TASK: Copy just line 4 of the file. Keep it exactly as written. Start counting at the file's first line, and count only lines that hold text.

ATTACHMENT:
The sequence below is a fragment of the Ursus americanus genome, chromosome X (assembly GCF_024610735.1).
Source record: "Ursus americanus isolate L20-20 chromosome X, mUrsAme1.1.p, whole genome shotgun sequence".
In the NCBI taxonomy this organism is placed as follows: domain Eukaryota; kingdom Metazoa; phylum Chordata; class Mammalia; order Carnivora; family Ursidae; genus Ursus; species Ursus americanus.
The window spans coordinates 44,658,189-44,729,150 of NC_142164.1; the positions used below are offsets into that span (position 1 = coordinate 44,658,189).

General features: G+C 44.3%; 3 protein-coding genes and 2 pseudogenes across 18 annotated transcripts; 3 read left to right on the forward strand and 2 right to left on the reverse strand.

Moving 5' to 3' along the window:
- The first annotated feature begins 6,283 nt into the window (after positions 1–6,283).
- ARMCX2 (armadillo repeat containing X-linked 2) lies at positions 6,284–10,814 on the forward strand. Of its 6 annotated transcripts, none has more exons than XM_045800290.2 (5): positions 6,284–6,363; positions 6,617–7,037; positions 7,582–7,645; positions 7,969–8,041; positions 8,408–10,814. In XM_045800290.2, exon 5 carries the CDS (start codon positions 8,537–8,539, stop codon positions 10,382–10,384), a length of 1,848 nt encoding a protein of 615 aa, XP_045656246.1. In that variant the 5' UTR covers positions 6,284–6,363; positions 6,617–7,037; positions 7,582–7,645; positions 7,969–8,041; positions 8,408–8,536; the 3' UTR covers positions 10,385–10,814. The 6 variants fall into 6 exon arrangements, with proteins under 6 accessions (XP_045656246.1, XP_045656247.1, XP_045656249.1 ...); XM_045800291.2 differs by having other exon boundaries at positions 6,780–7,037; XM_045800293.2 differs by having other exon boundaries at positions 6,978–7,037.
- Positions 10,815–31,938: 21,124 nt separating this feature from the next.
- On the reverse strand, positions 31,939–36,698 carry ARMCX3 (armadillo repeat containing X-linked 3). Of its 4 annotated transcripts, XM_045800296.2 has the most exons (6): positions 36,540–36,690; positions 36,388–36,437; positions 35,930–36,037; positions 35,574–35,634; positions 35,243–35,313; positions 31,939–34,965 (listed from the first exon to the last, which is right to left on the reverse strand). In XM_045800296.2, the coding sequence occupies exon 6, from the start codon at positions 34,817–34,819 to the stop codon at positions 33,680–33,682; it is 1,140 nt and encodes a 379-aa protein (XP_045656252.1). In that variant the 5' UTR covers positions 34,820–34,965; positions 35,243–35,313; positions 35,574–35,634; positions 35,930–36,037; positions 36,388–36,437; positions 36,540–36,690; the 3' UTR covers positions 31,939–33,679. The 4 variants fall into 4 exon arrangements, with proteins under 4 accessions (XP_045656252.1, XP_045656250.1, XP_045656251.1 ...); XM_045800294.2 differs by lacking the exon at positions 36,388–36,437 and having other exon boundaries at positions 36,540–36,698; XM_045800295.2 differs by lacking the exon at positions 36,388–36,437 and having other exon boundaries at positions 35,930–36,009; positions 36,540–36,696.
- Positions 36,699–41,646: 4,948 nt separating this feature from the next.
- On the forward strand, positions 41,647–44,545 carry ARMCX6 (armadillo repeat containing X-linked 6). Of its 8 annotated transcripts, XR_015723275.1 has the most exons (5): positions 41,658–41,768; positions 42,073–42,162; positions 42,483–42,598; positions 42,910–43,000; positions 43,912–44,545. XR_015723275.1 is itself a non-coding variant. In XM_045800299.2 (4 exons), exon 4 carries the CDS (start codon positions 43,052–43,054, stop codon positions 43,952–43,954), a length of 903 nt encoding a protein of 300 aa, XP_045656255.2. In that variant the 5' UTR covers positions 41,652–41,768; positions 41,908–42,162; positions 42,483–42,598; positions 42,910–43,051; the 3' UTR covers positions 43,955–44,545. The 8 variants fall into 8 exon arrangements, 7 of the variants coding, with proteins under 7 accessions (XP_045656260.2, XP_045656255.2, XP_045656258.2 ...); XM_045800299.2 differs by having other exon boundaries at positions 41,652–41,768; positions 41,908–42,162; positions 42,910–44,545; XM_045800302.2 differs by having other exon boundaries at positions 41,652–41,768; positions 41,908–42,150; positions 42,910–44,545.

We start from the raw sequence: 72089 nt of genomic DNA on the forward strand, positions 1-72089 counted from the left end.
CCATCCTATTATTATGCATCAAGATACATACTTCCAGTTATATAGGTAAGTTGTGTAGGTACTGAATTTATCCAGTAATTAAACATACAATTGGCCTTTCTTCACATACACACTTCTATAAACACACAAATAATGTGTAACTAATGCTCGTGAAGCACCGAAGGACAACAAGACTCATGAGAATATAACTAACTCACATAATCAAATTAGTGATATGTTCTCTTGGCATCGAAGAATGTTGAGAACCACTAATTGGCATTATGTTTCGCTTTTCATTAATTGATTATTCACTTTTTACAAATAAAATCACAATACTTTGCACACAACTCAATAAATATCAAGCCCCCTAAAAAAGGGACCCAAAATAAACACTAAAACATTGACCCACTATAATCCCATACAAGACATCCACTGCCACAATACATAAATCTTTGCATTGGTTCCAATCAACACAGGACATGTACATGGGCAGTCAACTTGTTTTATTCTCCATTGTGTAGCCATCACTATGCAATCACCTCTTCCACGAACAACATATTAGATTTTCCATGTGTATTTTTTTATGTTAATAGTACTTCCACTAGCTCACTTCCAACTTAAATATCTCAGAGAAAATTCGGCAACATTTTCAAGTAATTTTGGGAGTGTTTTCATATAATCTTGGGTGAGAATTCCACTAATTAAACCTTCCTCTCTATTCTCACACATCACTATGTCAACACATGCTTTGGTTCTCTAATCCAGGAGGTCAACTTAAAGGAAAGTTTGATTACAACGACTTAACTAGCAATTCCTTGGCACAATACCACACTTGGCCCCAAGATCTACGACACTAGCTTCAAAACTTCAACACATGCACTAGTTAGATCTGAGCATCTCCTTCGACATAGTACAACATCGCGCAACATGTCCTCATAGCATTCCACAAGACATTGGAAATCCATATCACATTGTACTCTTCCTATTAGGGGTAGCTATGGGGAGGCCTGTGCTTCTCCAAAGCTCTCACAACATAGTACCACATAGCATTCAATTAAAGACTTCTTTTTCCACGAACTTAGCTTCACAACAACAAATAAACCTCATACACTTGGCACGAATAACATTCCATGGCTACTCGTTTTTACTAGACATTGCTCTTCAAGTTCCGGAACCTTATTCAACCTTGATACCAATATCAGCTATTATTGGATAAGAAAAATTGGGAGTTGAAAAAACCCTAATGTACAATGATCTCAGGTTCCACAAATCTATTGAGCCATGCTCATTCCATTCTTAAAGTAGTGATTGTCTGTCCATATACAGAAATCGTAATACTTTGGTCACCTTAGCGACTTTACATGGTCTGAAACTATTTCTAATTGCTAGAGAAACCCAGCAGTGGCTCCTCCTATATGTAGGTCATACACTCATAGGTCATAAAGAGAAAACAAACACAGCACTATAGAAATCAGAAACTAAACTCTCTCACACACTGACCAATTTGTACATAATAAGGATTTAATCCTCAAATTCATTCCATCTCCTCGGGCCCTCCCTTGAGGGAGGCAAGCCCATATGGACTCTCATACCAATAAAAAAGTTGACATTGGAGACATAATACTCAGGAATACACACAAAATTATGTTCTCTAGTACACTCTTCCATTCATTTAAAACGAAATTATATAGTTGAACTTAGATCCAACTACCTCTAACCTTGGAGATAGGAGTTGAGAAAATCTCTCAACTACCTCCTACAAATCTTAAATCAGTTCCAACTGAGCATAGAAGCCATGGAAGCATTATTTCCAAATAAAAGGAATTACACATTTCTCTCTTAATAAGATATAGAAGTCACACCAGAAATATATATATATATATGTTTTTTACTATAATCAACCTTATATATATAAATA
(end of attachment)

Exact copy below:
The window spans coordinates 44,658,189-44,729,150 of NC_142164.1; the positions used below are offsets into that span (position 1 = coordinate 44,658,189).